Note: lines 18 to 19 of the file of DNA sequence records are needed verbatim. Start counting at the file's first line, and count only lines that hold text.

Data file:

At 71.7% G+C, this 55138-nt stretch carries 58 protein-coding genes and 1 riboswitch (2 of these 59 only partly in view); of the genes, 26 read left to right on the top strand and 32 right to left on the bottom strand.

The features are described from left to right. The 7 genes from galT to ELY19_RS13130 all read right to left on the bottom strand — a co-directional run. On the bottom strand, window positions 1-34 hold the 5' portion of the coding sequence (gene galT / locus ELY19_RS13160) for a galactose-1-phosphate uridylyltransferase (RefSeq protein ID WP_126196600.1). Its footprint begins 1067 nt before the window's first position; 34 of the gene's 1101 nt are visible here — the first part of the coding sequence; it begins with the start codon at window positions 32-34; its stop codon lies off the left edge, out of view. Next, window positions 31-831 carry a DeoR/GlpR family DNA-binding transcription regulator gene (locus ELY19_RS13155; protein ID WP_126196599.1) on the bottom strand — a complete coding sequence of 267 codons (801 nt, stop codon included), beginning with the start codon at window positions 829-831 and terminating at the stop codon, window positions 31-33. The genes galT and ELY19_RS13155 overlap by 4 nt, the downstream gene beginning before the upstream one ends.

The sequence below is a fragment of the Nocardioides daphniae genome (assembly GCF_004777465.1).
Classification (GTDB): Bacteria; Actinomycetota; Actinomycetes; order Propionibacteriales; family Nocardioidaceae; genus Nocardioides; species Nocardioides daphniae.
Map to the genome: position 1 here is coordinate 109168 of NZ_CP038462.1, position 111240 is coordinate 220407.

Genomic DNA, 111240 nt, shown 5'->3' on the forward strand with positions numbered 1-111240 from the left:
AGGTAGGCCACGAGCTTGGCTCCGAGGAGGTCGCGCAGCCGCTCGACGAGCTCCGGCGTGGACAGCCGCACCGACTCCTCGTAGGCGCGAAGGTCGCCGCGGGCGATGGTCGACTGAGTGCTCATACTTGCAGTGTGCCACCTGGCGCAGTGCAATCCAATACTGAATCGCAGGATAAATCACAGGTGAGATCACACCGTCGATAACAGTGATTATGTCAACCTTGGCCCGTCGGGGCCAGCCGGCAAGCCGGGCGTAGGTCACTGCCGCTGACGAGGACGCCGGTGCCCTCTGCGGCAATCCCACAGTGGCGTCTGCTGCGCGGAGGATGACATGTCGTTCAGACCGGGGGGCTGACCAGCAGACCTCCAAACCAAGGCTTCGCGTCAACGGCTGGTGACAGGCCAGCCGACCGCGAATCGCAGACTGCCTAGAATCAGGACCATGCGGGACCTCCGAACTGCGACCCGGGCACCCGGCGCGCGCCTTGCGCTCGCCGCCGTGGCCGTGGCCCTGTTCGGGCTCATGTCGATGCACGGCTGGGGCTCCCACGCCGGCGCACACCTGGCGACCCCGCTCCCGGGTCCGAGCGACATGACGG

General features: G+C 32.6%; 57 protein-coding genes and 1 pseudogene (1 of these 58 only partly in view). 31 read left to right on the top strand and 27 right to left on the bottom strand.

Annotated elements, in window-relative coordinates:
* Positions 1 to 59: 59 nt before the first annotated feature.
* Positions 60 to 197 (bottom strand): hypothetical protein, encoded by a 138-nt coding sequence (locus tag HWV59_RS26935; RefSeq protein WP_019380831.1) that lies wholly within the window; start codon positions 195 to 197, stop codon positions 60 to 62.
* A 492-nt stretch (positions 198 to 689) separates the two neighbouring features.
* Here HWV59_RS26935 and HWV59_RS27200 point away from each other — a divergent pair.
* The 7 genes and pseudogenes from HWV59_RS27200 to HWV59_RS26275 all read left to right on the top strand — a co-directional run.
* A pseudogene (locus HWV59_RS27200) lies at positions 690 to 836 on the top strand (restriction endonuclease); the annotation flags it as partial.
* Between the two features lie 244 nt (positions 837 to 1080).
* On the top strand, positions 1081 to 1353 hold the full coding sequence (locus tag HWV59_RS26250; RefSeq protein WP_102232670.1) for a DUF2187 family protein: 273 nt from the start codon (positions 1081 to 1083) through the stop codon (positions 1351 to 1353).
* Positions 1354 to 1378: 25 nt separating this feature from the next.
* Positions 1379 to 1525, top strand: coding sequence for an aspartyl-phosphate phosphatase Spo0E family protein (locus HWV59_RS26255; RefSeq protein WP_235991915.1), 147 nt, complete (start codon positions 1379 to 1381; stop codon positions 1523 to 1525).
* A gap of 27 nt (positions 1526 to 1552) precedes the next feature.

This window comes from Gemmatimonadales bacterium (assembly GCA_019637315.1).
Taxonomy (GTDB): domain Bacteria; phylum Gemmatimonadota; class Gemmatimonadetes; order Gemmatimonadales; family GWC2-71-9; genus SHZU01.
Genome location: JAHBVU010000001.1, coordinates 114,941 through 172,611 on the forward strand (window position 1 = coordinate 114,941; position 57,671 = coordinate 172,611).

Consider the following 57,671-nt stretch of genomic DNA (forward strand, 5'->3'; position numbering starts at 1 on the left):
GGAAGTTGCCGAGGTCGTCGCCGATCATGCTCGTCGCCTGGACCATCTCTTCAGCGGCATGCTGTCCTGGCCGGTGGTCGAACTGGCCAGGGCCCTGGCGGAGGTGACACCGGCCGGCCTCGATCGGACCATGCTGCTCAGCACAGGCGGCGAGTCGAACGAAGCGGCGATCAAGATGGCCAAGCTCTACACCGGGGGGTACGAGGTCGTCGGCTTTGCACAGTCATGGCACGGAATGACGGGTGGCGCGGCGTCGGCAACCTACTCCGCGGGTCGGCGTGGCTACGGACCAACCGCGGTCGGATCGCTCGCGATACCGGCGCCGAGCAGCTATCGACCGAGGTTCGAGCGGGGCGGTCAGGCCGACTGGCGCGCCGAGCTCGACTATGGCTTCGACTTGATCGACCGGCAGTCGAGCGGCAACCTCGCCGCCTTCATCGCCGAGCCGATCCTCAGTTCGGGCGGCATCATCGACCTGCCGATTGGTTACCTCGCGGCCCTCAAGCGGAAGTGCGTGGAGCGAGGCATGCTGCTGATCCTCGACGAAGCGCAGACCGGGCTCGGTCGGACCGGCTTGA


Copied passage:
* Positions 1354 to 1378: 25 nt separating this feature from the next.
* Positions 1379 to 1525, top strand: coding sequence for an aspartyl-phosphate phosphatase Spo0E family protein (locus HWV59_RS26255; RefSeq protein WP_235991915.1), 147 nt, complete (start codon positions 1379 to 1381; stop codon positions 1523 to 1525).